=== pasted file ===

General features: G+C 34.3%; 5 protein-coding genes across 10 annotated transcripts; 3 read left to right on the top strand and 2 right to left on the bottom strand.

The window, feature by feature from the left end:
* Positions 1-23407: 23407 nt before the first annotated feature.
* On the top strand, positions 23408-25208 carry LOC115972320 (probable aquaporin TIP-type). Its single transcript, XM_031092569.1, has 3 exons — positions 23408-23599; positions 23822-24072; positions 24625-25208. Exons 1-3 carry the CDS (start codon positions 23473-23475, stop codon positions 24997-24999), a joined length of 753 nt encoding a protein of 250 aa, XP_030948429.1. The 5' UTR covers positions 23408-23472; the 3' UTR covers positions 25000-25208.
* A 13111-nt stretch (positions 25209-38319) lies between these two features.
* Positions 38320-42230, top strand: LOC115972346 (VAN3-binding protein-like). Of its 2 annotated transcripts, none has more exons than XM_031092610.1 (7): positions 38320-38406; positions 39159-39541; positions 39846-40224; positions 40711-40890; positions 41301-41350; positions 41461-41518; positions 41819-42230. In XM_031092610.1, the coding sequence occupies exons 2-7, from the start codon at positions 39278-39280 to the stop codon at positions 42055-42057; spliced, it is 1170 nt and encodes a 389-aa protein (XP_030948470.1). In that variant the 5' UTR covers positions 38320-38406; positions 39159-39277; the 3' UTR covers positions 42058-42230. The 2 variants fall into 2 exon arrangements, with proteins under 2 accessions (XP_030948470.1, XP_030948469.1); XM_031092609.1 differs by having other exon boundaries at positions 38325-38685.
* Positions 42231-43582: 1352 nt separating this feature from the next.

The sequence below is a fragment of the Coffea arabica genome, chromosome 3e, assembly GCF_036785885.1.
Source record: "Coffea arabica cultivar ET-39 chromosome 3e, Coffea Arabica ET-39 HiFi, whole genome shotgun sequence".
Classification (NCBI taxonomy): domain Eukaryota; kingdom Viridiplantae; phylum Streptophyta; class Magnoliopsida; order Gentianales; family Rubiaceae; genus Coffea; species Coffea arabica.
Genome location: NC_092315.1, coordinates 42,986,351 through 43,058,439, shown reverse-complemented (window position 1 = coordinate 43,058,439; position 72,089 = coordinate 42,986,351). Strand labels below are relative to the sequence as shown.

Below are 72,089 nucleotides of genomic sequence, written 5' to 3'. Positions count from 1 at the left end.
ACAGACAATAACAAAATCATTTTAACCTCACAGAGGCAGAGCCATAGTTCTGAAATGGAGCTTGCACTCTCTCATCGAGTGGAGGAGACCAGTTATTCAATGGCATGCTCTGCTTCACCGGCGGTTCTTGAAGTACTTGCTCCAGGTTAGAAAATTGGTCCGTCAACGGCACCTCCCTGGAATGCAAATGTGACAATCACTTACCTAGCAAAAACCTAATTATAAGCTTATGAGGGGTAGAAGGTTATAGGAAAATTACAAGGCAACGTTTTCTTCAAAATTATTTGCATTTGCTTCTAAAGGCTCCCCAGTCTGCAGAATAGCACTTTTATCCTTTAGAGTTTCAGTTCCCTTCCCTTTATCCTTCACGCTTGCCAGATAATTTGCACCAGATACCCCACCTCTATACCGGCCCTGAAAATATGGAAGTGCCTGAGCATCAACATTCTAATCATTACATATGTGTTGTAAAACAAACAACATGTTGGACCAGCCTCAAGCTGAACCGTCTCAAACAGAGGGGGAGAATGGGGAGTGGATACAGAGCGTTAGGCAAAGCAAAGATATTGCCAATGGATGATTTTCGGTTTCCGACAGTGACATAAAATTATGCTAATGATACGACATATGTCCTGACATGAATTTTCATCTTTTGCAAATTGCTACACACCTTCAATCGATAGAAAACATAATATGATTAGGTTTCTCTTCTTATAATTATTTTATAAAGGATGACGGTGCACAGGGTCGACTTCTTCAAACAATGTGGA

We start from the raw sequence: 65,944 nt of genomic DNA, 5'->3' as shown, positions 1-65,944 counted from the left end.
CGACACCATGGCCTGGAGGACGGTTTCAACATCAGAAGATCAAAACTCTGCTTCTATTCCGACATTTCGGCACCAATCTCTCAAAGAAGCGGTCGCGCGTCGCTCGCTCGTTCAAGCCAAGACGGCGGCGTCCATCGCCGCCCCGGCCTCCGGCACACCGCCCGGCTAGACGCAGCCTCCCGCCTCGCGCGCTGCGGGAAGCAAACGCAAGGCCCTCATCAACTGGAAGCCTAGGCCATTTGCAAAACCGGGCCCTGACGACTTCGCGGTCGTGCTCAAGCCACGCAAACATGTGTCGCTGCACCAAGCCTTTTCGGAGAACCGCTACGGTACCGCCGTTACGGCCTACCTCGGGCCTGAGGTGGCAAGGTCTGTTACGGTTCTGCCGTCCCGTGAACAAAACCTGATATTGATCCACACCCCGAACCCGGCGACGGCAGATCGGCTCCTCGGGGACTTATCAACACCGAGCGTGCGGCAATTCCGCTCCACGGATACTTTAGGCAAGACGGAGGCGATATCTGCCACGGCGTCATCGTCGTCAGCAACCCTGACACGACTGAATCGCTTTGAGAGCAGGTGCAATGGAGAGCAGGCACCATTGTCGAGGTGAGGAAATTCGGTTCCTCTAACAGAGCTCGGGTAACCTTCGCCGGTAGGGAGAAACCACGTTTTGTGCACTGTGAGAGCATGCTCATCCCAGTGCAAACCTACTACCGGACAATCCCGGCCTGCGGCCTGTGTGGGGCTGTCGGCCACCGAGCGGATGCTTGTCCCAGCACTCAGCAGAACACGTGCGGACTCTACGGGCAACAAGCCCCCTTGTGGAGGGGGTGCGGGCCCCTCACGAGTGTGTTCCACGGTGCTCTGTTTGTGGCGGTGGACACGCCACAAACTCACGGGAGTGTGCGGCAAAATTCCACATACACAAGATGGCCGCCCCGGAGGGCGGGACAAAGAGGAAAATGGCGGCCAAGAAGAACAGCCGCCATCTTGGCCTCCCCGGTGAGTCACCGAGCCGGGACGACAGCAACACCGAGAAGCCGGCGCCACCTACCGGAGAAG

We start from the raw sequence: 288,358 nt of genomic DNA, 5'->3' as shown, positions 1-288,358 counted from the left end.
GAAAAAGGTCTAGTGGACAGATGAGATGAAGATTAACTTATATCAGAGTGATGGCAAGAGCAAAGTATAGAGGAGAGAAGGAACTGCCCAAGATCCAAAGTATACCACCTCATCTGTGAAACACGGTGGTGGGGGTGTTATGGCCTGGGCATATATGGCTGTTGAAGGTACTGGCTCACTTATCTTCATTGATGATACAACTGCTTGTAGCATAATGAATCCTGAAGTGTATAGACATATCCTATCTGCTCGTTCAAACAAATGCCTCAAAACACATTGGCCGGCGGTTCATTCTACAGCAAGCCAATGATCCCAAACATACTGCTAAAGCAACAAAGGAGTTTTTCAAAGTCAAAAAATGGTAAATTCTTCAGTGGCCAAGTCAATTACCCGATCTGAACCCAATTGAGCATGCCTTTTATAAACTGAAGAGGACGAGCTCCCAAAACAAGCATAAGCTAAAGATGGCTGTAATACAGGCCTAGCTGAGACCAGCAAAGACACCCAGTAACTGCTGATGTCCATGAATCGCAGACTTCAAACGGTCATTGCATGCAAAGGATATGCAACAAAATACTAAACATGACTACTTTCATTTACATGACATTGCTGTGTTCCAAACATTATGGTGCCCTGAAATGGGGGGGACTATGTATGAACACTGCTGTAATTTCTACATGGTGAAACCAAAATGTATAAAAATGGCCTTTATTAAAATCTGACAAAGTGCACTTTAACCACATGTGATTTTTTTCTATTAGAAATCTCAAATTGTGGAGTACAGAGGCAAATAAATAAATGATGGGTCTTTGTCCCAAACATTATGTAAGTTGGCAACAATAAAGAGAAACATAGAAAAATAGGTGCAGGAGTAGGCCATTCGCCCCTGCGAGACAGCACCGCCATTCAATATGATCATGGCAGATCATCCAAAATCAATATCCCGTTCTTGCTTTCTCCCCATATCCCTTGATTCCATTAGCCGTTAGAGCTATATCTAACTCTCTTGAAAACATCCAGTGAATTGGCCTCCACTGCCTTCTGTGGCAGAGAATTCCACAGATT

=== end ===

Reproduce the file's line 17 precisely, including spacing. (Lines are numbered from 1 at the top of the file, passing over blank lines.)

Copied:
GAAAAAGGTCTAGTGGACAGATGAGATGAAGATTAACTTATATCAGAGTGATGGCAAGAGCAAAGTATAGAGGAGAGAAGGAACTGCCCAAGATCCAAAGTATACCACCTCATCTGTGAAACACGGTGGTGGGGGTGTTATGGCCTGGGCATATATGGCTGTTGAAGGTACTGGCTCACTTATCTTCATTGATGATACAACTGCTTGTAGCATAATGAATCCTGAAGTGTATAGACATATCCTATCTGCTCGTTCAAACAAATGCCTCAAAACACATTGGCCGGCGGTTCATTCTACAGCAAGCCAATGATCCCAAACATACTGCTAAAGCAACAAAGGAGTTTTTCAAAGTCAAAAAATGGTAAATTCTTCAGTGGCCAAGTCAATTACCCGATCTGAACCCAATTGAGCATGCCTTTTATAAACTGAAGAGGACGAGCTCCCAAAACAAGCATAAGCTAAAGATGGCTGTAATACAGGCCTAGCTGAGACCAGCAAAGACACCCAGTAACTGCTGATGTCCATGAATCGCAGACTTCAAACGGTCATTGCATGCAAAGGATATGCAACAAAATACTAAACATGACTACTTTCATTTACATGACATTGCTGTGTTCCAAACATTATGGTGCCCTGAAATGGGGGGGACTATGTATGAACACTGCTGTAATTTCTACATGGTGAAACCAAAATGTATAAAAATGGCCTTTATTAAAATCTGACAAAGTGCACTTTAACCACATGTGATTTTTTTCTATTAGAAATCTCAAATTGTGGAGTACAGAGGCAAATAAATAAATGATGGGTCTTTGTCCCAAACATTATGTAAGTTGGCAACAATAAAGAGAAACATAGAAAAATAGGTGCAGGAGTAGGCCATTCGCCCCTGCGAGACAGCACCGCCATTCAATATGATCATGGCAGATCATCCAAAATCAATATCCCGTTCTTGCTTTCTCCCCATATCCCTTGATTCCATTAGCCGTTAGAGCTATATCTAACTCTCTTGAAAACATCCAGTGAATTGGCCTCCACTGCCTTCTGTGGCAGAGAATTCCACAGATT